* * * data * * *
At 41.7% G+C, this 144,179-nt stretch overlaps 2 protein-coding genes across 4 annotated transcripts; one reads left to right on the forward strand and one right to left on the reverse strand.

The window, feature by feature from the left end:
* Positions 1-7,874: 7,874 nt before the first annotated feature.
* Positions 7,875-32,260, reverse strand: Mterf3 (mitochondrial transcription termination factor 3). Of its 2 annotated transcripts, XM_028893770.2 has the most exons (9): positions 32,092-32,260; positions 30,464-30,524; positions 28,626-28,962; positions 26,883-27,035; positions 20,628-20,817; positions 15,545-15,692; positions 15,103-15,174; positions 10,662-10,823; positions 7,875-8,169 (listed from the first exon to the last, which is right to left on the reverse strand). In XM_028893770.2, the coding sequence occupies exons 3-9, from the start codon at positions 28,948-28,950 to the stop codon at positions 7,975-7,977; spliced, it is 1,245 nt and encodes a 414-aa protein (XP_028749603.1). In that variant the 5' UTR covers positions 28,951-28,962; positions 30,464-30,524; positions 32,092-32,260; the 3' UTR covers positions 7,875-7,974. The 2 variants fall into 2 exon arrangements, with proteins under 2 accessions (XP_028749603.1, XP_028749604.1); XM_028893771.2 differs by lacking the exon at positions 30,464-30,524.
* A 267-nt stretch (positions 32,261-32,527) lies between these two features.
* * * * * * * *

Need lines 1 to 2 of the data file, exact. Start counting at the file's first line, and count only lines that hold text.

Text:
At 41.7% G+C, this 144,179-nt stretch overlaps 2 protein-coding genes across 4 annotated transcripts; one reads left to right on the forward strand and one right to left on the reverse strand.

The window, feature by feature from the left end: